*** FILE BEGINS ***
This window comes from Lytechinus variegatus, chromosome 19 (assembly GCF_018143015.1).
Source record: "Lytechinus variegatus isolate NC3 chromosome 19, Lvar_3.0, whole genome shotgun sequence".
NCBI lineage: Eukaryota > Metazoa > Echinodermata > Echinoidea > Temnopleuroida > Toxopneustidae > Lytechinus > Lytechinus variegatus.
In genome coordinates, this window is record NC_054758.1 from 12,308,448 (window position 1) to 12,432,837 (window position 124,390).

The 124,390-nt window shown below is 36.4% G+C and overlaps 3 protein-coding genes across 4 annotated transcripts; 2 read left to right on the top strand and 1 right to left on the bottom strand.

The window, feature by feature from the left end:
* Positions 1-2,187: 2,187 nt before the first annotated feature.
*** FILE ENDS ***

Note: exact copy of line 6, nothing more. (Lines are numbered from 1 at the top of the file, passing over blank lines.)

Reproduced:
The window, feature by feature from the left end: